The drug granulate is composed of the active component of the drug as well as any binders and other additives. The additives and the optional binder may be co-granulated with the drug, or they may be mixed homogeneously as powders. An advantage of this embodiment is that the active component and the additives can be mixed in an essentially dry state where both ingredients are in the shape of a powder.
When referring herein to preferred dimensions of the drug formulation the diameter of the substantially circular rod is used as a measure for the cross section area. For the triangular or otherwise formed rods the cross section area is correlated to the diameter of a corresponding circular rod. The diameter of the elongated drug formulation is preferably in the range of 0.2 to 1.0 mm, such as more preferred in the range of 0.3 to 0.7, even more preferred in the range of 0.4 to 0.6 mm. The diameter of the drug formulation is important with respect to the pain associated with the injection of the formulation, the smaller diameter the better. However, in order to obtain a sufficient amount of drug in the formulation to be injected, it is important that the diameter is not too small. By providing the drug formulation with this thickness, it has been determined that it can be injected essentially without pain. A further advantage is that less force is required to penetrate the skin as the diameter is reduced. By needles formed of the drug formulation according to the invention, it has been found that even at these dimensions they still have the necessary strength to penetrate the cutis or mucosa upon injection. A further advantage of using small diameters is that the surface area to volume ratio is higher than for larger diameters. Thereby the drug formulations are dissolved more rapidly and the drugs can enter the body fluids to exert their effect. However, a too small diameter will require a very long drug formulation in order to contain the predetermined amount of therapeutic agent. A too small diameter would also reduce the compressive strength of the drug formulation and maybe cause it to break upon injection.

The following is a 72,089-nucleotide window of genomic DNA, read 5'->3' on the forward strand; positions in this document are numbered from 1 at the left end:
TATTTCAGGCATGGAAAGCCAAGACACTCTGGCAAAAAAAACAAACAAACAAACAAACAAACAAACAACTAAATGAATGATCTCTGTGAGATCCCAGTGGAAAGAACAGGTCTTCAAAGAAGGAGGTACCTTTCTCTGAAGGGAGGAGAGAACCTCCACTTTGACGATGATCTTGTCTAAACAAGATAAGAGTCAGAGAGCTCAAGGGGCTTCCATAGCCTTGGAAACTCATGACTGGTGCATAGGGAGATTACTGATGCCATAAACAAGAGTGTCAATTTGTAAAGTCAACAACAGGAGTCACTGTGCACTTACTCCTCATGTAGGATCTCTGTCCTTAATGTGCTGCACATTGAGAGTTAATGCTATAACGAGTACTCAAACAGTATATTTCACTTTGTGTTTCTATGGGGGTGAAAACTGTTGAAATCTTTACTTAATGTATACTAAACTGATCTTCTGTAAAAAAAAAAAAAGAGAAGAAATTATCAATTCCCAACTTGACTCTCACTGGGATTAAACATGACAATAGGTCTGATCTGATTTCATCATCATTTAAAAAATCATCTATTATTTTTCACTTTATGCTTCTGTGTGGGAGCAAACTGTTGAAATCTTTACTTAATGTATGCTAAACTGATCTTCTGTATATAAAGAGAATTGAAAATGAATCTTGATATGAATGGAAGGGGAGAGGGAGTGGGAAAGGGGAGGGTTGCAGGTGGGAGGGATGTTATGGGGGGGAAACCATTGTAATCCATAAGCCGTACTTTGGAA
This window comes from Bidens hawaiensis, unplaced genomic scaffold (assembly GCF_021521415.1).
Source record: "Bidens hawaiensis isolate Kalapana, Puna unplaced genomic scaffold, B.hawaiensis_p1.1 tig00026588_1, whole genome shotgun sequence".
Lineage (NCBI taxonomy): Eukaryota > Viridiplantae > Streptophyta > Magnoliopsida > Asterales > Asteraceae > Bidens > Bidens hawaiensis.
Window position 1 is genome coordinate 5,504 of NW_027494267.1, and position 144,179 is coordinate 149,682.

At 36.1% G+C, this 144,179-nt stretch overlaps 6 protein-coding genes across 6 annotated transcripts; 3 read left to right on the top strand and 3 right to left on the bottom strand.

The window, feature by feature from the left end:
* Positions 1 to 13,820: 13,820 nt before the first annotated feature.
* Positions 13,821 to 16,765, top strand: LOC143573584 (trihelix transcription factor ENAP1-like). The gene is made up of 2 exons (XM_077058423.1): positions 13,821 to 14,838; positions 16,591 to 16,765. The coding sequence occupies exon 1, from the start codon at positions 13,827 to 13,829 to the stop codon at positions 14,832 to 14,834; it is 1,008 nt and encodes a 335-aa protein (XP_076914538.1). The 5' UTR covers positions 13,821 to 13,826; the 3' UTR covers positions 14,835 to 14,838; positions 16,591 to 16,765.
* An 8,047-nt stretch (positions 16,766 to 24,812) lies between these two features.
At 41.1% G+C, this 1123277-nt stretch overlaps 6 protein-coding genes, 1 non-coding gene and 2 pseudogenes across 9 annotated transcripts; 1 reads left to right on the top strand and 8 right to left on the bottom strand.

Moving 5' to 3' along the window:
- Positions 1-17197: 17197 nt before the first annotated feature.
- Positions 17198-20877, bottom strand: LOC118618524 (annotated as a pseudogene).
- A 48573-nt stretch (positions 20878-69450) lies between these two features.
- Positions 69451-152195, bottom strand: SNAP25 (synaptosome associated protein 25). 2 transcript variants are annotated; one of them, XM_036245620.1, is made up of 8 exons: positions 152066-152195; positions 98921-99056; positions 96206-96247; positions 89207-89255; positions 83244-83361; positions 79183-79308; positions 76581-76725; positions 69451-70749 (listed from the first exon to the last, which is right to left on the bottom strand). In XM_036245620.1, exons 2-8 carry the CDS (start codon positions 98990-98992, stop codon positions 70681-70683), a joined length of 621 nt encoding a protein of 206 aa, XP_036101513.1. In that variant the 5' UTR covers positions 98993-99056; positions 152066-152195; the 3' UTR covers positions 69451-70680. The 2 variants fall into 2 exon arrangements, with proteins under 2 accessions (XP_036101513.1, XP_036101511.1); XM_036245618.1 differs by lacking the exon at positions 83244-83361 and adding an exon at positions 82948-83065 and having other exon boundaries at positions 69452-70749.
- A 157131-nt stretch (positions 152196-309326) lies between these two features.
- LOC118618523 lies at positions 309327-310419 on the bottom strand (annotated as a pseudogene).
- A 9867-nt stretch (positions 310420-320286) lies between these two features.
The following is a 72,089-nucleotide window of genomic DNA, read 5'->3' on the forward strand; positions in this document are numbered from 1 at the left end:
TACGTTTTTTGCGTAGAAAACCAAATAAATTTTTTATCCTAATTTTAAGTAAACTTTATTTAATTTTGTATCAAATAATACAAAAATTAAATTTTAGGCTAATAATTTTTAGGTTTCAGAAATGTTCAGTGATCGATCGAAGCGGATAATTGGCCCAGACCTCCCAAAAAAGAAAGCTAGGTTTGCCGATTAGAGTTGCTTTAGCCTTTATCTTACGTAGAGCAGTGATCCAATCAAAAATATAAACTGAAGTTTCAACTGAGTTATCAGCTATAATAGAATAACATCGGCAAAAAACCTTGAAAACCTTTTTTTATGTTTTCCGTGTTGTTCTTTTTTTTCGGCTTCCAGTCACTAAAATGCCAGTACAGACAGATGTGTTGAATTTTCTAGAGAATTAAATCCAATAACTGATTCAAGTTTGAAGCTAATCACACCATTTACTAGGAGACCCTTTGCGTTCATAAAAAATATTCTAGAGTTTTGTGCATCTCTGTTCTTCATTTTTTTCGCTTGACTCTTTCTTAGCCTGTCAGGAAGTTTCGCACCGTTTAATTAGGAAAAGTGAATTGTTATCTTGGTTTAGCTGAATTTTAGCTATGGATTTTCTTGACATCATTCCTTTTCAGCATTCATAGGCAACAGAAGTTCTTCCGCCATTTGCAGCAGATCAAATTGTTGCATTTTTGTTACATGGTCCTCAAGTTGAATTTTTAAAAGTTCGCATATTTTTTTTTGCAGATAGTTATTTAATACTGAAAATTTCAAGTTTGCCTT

Accordingly, the ratio of the length of the elongated drug formulation to the diameter of the elongated drug formulation is preferably between 100:1 and 3:1, such as more preferably between 20:1 and 5:1, and the length of the elongated drug formulation is preferably in the range of 1-20 mm, more preferably 2-10 mm. A too long formulation increases the risk of imparting some unpleasant feeling to the person to be injected in the period until the formulation has disintegrated because the long formulation may be felt projecting into the skin from sub-cutis.
In practice the length of the drug formulation is largely determined by the dose of the therapeutic agent, the amount of binder, and the selected diameter. The dose of many therapeutic proteins is approximately 1 mg. One mg of protein excluding binder corresponds approximately to a cylinder with a diameter of 0.5 mm and a length of 3 mm. If such a drug formulation containing 1 mg of protein is made from 50% therapeutic agent and 50% binder, the drug formulation has a length of 6 mm. When the required dose is smaller, the dimension of the drug formulation will be reduced accordingly. A dose of ⅓ mg protein in a drug formulation with 50% binder having a diameter of 0.5 mm has an approximate length of 2 mm. The invention is not restricted to any specific volume, the volume being determined by the length and diameter of the drug formulation. In most cases, the volume of the drug formulation is less than 5 μl, preferably less than 1 μl. Volumes down to 0.25 μl can obtained for small doses of therapeutic agent. Thus, the above-mentioned drug formulation having a diameter of 0.5 mm and a length of 2 mm has a volume of 0.39 μl.